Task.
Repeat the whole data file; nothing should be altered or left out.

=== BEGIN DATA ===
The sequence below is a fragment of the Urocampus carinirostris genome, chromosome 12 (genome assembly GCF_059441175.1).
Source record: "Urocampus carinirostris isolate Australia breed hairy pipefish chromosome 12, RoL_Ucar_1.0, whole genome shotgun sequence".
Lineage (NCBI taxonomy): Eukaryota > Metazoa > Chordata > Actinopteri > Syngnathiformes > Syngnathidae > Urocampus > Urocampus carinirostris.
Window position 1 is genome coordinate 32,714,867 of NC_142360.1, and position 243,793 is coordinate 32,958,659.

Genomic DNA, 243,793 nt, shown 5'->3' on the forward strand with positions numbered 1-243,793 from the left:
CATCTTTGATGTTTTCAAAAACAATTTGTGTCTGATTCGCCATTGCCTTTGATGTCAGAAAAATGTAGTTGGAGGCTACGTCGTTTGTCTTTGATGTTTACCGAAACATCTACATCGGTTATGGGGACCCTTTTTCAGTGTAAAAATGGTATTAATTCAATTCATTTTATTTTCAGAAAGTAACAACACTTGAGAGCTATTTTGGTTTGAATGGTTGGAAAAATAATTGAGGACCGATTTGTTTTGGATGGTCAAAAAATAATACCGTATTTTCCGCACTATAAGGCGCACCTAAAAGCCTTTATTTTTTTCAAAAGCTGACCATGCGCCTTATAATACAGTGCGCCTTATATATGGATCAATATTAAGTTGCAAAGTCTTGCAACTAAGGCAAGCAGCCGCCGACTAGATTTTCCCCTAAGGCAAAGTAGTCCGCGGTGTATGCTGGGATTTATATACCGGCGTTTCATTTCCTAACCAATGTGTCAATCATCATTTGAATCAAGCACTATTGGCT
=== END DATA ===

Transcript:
The sequence below is a fragment of the Urocampus carinirostris genome, chromosome 12 (genome assembly GCF_059441175.1).
Source record: "Urocampus carinirostris isolate Australia breed hairy pipefish chromosome 12, RoL_Ucar_1.0, whole genome shotgun sequence".
Lineage (NCBI taxonomy): Eukaryota > Metazoa > Chordata > Actinopteri > Syngnathiformes > Syngnathidae > Urocampus > Urocampus carinirostris.
Window position 1 is genome coordinate 32,714,867 of NC_142360.1, and position 243,793 is coordinate 32,958,659.

Genomic DNA, 243,793 nt, shown 5'->3' on the forward strand with positions numbered 1-243,793 from the left:
CATCTTTGATGTTTTCAAAAACAATTTGTGTCTGATTCGCCATTGCCTTTGATGTCAGAAAAATGTAGTTGGAGGCTACGTCGTTTGTCTTTGATGTTTACCGAAACATCTACATCGGTTATGGGGACCCTTTTTCAGTGTAAAAATGGTATTAATTCAATTCATTTTATTTTCAGAAAGTAACAACACTTGAGAGCTATTTTGGTTTGAATGGTTGGAAAAATAATTGAGGACCGATTTGTTTTGGATGGTCAAAAAATAATACCGTATTTTCCGCACTATAAGGCGCACCTAAAAGCCTTTATTTTTTTCAAAAGCTGACCATGCGCCTTATAATACAGTGCGCCTTATATATGGATCAATATTAAGTTGCAAAGTCTTGCAACTAAGGCAAGCAGCCGCCGACTAGATTTTCCCCTAAGGCAAAGTAGTCCGCGGTGTATGCTGGGATTTATATACCGGCGTTTCATTTCCTAACCAATGTGTCAATCATCATTTGAATCAAGCACTATTGGCT